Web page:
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When everyone has a home

028 9024 5640: Housing & Debt Helpline for Northern Ireland

ADVISER: Reviewing a decision that the client is intentionally homeless

We’ve been inundated with clients asking for help overturning negative homeless decisions recently.  Because of this increase, we thought it would be useful to share one of our recent review cases with you.  

I recently met with Joanna, a single mum who’d been living in Manchester, but returned to Northern Ireland to be closer to family after being made redundant. Joanna left her home in England as losing her job meant she couldn’t afford to live there anymore.  However, her homelessness decision letter stated that Joanna was intentionally homeless because she hadn’t built up any rent arrears in her old home.

Intentionality and affordability

I met with Joanna to discuss why she had left Manchester.  During our conversation, she told me that she’d tried really hard to keep on top of her rent, but that trying to keep up with these payments meant that she’d fallen way behind on her council tax payments and had built up debts with her electricity and gas suppliers. 

Joanna and I worked out her monthly income and expenditure when she was living in Manchester.  It was obvious that Joanna couldn’t afford to remain in the property once she’d lost her job.

Can you be intentionally homeless if it wasn’t reasonable to remain in your home?

Article 6 (1) of the 1988 Order states that an applicant can’t be intentionally homeless if the decision maker has agreed that it wasn’t reasonable for the applicant to remain in the property. If I could get the Housing Executive to agree that it wasn’t reasonable for Joanna to continue living at her home in Manchester, they’d have to overturn the decision on intentionality.

Local authorities refer to the Department for Communities & Local Government’s Homelessness Code of Guidance when making decisions on homeless applications. Section 8.29 of this guidance states that when assessing reasonableness “One factor that must be considered in all cases is affordability.”

This section of the guidance continues:

“In determining whether it would be (or would have been) reasonable for a person to continue to occupy accommodation, a housing authority must take into account whether the accommodation is affordable for him or her and must, in particular, take account of:

(a) The financial resources available to him or her
(b) The costs in respect of the accommodation
(c) Maintenance payments (to a spouse, former spouse or in respect of child); and
(d) His or her reasonable living expenses”

Case law on whether it’s reasonable to continue living somewhere you can’t afford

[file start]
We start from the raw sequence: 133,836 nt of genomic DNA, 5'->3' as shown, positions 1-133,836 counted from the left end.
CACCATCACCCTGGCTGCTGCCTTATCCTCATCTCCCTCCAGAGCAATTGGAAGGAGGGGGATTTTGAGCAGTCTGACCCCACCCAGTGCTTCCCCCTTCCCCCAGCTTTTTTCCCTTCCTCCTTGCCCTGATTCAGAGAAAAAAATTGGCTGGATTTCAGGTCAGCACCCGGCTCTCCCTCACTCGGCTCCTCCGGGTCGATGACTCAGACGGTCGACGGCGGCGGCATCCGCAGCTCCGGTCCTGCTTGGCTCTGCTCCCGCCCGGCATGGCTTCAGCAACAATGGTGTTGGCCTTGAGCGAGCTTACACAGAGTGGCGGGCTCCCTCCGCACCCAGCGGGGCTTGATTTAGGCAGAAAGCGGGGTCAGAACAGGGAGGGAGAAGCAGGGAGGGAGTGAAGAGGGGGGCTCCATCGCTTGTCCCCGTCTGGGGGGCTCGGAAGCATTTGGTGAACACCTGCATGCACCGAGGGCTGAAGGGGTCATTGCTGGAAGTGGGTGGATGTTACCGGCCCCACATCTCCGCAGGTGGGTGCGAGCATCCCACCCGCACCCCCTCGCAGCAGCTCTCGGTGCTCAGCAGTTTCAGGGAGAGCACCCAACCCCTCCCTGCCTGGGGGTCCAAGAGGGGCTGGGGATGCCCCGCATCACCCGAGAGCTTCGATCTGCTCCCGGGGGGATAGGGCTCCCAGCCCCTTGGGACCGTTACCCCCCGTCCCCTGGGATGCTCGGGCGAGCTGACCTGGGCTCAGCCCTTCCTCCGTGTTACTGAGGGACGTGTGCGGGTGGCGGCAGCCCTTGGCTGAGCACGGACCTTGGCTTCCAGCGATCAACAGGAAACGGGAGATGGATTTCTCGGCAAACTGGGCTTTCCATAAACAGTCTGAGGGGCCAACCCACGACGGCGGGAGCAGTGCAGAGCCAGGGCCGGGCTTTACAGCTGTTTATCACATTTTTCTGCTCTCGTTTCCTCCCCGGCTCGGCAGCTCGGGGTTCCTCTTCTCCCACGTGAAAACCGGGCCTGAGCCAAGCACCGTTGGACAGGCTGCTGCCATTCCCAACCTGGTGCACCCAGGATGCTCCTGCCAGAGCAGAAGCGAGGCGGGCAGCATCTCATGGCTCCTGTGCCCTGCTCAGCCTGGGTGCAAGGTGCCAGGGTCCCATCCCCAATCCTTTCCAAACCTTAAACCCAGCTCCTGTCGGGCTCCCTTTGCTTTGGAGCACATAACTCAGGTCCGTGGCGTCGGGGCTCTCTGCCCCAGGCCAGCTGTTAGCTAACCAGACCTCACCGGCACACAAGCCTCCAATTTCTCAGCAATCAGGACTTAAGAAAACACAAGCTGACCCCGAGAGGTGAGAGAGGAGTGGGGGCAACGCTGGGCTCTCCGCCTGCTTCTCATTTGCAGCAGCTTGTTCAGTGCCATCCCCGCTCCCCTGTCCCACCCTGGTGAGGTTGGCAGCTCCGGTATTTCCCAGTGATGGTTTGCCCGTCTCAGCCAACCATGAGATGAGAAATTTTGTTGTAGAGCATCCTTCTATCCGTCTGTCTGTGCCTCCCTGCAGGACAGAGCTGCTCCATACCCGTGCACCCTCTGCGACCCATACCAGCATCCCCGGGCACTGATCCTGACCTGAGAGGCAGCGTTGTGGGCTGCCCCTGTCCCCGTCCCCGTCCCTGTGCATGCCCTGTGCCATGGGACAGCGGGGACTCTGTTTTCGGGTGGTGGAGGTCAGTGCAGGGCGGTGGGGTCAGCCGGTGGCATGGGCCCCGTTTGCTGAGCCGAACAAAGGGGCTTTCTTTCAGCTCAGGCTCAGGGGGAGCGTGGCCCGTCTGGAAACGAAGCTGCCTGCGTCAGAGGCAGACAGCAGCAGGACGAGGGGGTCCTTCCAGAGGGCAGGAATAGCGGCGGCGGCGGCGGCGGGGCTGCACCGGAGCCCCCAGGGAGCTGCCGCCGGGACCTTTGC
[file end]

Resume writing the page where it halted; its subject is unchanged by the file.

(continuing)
One of the key cases on affordability and intentionality is R v Hillingdon LBC ex p Tinn (1988) 20 HLR 305.  In the decision, QBD Kennedy J states:

“it cannot be reasonable for a person to continue to occupy accommodation when they can no longer discharge the fiscal obligations in relation to that accommodation without so straining their resources as to deprive themselves of the ordinary necessities of life, such as food clothing heat an transport and so forth.”

In Joanna’s case, it was obvious that she couldn’t pay her rent, her council tax and all her other household bills.  There was no way for her to sustain the tenancy so it wasn’t reasonable for Joanna to remain in this property.

Had the decision maker made the necessary enquiries?

When making a decision on a homeless application, Article 7 (2) of the Housing (NI) Order 1988 requires that the decision maker carry out any further inquiries necessary to satisfy him or herself as to whether an applicant is intentionally homeless. 

Last month, our legal team looked at a Court of Appeal case in England that stressed the need for a detailed investigation to be carried out when a client claims he or she is homeless because they couldn’t afford to live in their previous property.

I was concerned that Joanna’s circumstances hadn’t been thoroughly investigated by the decision maker. The decision letter simply stated that the accommodation in England was available and reasonable for our clients to continue to occupy and this decision was based on information received by Joanna’s old landlord. The letter didn’t give any specifics about what Joanna’s landlord had said and it didn’t seem that Joanna had any opportunity to respond to her landlord’s statements about the tenancy. In a fair decision-making process, any person affected by a decision has a right to be informed of and to comment on any adverse information. 

Submitting the review

After collecting all the necessary evidence and case law references, I submitted my representations to the Housing Executive.  I pointed out that it wasn’t reasonable for Joanna to remain in the property and that the Housing Executive’s investigations were not detailed enough to highlight this fact. 

On review, the Housing Executive accepted that Joanna was not intentionally homeless and awarded her Full Duty Applicant Status. Joanna is now living with her daughter in temporary housing, provided by the Housing Executive, and waiting for an offer of permanent accommodation.

Find out more about homeless reviews

Housing Rights will be running the popular Housing Advice Training Programme in Belfast in May and Derry/Londonderry in June 2016. This 4 day course covers all aspects of housing advice including carrying out homeless reviews. 

We also have a Professional Resource Challenging Homeless Decisions



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Homelessness, Adviser

This article was written on 30 May 2014. It should not be relied on as a statement of the current law or policy position. For help with housing issues please contact our helpline on 028 9024 5640 or use our online chat service at www.housingadviceNI.org.